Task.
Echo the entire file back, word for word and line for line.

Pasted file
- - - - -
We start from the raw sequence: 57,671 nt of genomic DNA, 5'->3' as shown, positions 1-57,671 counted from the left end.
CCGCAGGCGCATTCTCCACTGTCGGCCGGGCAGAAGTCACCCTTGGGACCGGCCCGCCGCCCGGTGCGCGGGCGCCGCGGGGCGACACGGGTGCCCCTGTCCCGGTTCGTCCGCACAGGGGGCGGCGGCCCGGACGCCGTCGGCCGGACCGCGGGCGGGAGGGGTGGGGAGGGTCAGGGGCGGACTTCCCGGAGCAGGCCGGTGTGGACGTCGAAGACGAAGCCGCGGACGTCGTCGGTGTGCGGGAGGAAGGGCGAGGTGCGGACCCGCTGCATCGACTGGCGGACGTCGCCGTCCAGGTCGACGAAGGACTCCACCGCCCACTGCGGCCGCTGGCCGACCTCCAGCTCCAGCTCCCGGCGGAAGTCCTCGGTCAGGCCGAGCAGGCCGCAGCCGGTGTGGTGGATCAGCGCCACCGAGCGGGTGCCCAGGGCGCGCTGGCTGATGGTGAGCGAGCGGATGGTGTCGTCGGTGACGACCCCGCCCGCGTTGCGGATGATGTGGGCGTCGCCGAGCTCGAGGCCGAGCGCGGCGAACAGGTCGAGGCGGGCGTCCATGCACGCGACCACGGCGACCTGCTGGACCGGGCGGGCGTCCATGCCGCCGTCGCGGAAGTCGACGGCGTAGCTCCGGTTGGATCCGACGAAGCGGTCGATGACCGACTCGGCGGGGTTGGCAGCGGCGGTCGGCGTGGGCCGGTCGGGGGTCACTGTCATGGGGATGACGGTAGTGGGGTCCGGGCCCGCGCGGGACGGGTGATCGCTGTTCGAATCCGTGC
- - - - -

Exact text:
We start from the raw sequence: 57,671 nt of genomic DNA, 5'->3' as shown, positions 1-57,671 counted from the left end.
CCGCAGGCGCATTCTCCACTGTCGGCCGGGCAGAAGTCACCCTTGGGACCGGCCCGCCGCCCGGTGCGCGGGCGCCGCGGGGCGACACGGGTGCCCCTGTCCCGGTTCGTCCGCACAGGGGGCGGCGGCCCGGACGCCGTCGGCCGGACCGCGGGCGGGAGGGGTGGGGAGGGTCAGGGGCGGACTTCCCGGAGCAGGCCGGTGTGGACGTCGAAGACGAAGCCGCGGACGTCGTCGGTGTGCGGGAGGAAGGGCGAGGTGCGGACCCGCTGCATCGACTGGCGGACGTCGCCGTCCAGGTCGACGAAGGACTCCACCGCCCACTGCGGCCGCTGGCCGACCTCCAGCTCCAGCTCCCGGCGGAAGTCCTCGGTCAGGCCGAGCAGGCCGCAGCCGGTGTGGTGGATCAGCGCCACCGAGCGGGTGCCCAGGGCGCGCTGGCTGATGGTGAGCGAGCGGATGGTGTCGTCGGTGACGACCCCGCCCGCGTTGCGGATGATGTGGGCGTCGCCGAGCTCGAGGCCGAGCGCGGCGAACAGGTCGAGGCGGGCGTCCATGCACGCGACCACGGCGACCTGCTGGACCGGGCGGGCGTCCATGCCGCCGTCGCGGAAGTCGACGGCGTAGCTCCGGTTGGATCCGACGAAGCGGTCGATGACCGACTCGGCGGGGTTGGCAGCGGCGGTCGGCGTGGGCCGGTCGGGGGTCACTGTCATGGGGATGACGGTAGTGGGGTCCGGGCCCGCGCGGGACGGGTGATCGCTGTTCGAATCCGTGC